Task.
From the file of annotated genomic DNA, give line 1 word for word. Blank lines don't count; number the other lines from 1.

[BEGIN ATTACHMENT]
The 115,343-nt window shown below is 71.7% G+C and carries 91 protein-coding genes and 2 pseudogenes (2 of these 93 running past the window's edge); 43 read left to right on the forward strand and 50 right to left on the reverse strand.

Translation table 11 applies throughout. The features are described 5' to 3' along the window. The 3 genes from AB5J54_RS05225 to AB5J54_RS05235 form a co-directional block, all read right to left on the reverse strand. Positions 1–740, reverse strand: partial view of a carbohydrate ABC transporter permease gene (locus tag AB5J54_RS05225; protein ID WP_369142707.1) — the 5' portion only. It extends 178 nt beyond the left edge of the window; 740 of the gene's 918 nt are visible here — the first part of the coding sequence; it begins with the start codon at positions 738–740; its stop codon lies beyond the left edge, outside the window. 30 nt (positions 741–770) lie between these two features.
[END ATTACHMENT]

The 115,343-nt window shown below is 71.7% G+C and carries 91 protein-coding genes and 2 pseudogenes (2 of these 93 running past the window's edge); 43 read left to right on the forward strand and 50 right to left on the reverse strand.